Improving the customer experience
Great businesses are devoted to delivering great customer experience. This can involve providing great service, fast or free shipping, offering competitive prices and a user-friendly website. But as this becomes the status quo for eCommerce retailers, businesses that offer personalisation and localisation will stand out from their competition.
Personalisation usually refers to personalised merchandising. Businesses can use a variety of factors to serve contextually relevant content and products for each customer:
- Recommend products based on past search queries
- Recommend products based on purchase history
- Recommend products based on what’s currently in their shopping cart
- Recommend products based on their local climate or region
Localisation is a form of personalisation in which the customer’s IP address alters the site content in order to provide a contextual shopping experience. For example, a business could gather personal data like the customer’s gender or location and tailor their onsite popups and welcome messages.
How does a B2C eCommerce strategy benefit your business?
The internet is changing the way customers learn about products, select and purchase products. In fact, 56% of in-store purchases are influenced by digital commerce. If businesses don’t offer an eCommerce option, they could be losing half of their potential revenue. Here are some ways a business can benefit from having an excellent eCommerce strategy.
Access the global market
Without the confines of a physical store, an eCommerce strategy gives businesses the opportunity to expand their reach. This can be especially valuable for a growing SMEs as they can achieve this without a hefty price tag.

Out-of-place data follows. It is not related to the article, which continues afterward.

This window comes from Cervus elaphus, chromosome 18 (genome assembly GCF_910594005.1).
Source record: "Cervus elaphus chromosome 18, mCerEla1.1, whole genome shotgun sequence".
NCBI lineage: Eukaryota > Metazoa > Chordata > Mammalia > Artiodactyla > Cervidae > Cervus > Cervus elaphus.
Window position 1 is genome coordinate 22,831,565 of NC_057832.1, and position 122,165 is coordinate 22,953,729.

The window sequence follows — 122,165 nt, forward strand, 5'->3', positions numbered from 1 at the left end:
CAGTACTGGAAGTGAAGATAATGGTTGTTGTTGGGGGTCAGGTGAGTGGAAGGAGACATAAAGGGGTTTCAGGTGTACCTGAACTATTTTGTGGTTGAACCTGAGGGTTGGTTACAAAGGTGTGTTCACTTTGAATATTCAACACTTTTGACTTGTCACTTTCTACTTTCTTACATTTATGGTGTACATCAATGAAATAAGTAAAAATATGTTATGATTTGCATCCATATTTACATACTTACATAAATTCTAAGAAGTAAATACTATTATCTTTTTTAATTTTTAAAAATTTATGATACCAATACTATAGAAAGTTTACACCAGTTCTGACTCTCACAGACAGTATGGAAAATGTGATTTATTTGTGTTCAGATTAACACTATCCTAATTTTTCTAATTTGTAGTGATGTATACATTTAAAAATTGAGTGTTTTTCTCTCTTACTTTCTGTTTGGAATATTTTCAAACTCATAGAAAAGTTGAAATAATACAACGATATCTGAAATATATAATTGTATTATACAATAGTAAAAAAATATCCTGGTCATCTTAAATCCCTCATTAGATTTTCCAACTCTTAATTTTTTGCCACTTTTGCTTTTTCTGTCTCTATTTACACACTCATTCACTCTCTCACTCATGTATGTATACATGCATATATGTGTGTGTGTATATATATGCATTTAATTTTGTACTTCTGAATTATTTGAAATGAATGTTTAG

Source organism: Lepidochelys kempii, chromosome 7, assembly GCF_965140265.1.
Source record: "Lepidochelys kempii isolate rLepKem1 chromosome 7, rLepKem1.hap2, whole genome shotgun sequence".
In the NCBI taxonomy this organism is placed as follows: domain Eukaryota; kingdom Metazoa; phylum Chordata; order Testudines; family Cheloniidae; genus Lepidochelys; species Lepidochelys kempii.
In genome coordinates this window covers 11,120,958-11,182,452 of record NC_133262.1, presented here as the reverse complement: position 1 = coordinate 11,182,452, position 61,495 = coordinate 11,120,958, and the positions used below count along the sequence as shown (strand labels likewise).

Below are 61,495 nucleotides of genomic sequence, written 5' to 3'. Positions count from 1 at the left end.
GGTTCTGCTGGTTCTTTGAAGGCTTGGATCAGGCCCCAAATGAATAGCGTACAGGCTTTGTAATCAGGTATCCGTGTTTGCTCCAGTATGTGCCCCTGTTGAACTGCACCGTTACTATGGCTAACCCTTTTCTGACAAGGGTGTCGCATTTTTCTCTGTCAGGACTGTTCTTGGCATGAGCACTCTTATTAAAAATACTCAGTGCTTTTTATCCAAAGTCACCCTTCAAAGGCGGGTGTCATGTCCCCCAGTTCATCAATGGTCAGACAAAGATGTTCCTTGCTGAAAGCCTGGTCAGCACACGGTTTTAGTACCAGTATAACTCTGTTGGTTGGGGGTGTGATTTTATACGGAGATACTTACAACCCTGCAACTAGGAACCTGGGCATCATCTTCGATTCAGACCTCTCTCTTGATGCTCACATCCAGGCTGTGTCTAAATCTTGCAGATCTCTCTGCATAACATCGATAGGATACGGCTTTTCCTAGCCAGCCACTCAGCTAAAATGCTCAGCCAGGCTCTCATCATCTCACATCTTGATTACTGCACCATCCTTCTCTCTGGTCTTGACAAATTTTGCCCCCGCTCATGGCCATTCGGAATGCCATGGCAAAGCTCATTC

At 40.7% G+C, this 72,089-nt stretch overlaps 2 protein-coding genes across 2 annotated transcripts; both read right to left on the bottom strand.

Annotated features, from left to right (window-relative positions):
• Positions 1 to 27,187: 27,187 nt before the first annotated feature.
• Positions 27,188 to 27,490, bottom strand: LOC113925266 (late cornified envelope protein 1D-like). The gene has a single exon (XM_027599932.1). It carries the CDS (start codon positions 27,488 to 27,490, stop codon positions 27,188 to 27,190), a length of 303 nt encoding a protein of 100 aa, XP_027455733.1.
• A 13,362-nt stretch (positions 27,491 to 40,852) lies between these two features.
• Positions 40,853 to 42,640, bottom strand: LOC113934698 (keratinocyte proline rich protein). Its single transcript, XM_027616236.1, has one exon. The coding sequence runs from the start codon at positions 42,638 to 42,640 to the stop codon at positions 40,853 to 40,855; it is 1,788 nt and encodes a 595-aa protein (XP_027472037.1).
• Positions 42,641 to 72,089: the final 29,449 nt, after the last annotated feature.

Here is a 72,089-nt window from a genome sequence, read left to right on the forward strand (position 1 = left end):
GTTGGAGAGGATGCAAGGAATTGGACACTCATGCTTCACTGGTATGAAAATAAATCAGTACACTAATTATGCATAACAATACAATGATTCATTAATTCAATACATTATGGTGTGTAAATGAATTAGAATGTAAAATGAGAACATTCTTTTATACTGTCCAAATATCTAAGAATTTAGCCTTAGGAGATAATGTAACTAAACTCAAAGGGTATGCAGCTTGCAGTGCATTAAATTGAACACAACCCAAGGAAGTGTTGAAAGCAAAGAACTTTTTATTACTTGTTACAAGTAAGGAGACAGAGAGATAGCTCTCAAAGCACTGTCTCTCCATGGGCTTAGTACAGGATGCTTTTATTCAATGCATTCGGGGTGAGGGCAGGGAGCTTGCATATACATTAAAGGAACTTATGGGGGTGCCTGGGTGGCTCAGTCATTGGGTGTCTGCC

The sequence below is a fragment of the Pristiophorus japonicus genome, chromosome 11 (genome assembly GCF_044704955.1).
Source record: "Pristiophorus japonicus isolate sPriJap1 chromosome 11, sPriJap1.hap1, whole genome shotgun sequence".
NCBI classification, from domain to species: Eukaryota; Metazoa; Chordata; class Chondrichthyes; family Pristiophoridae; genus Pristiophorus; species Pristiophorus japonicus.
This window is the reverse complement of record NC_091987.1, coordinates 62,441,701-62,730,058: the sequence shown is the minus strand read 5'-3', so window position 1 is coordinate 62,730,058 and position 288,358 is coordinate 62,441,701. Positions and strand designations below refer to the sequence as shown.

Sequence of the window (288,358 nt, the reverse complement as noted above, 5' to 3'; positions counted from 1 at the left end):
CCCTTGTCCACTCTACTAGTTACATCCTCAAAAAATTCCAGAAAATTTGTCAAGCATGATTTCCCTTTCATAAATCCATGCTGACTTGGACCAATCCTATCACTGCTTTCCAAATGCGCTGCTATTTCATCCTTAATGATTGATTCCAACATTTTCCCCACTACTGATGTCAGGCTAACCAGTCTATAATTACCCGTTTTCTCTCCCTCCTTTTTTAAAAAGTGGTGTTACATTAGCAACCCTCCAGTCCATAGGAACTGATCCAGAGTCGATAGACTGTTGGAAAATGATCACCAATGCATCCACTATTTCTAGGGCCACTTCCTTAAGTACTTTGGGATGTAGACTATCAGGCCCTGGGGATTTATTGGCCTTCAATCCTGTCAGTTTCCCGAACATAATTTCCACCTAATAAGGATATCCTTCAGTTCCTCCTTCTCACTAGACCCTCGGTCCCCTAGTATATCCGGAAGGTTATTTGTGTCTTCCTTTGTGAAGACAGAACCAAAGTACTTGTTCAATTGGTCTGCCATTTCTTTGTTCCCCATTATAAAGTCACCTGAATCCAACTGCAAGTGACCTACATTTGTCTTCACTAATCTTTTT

Customers now research products online and compare them across a wide range of vendors. While physical retailers rely on brand image and customer relationships to bring in foot traffic to their store, online retail has an additional benefit of driving traffic from search engines like Google, or even Amazon. Businesses that effectively improve their search engine optimisation (SEO) will see a boost in traffic to their store.
Lower operational costs
Because of its online nature, B2C eCommerce sales channels often have lower operational costs; there are less staff to pay and no physical store to pay rent for! Businesses can leverage an eCommerce strategy to increase their efficiency while also reducing their operating costs.
eCommerce is not strictly limited to retailers. Manufacturers can also open their own B2C eCommerce sales channel to service the end-customers; this additional sales channel can be very profitable. For instance, of our Unleashed manufacturers, those without an online sales channel have 217 customers on average and have a 48% sales margin. In comparison, Unleashed manufacturers with an online retail channel have over 1,200 customers and have a 53% sales margin.
With a dedicated inventory management software to manage manufacturing inventory, manufacturers that have an online retail channel don’t have to rely on channel partners or retail partners to sell their goods to the end-consumer. This opens the business up to many more customers to increase the bottom line.
Integrated software across the entire process
The entire eCommerce supply chain can be easily integrated to seamlessly manage the entire business process. For example, retailers can manage their inventory using an online inventory solution. They can efficiently manage their inventory, monitor stock levels at a glance, and place orders before they run out of stock, making procurement more efficient. They can also integrate accounting software to track their finances and more. Smart online retailers will have their software stack integrated so that data flows seamlessly across various business functions.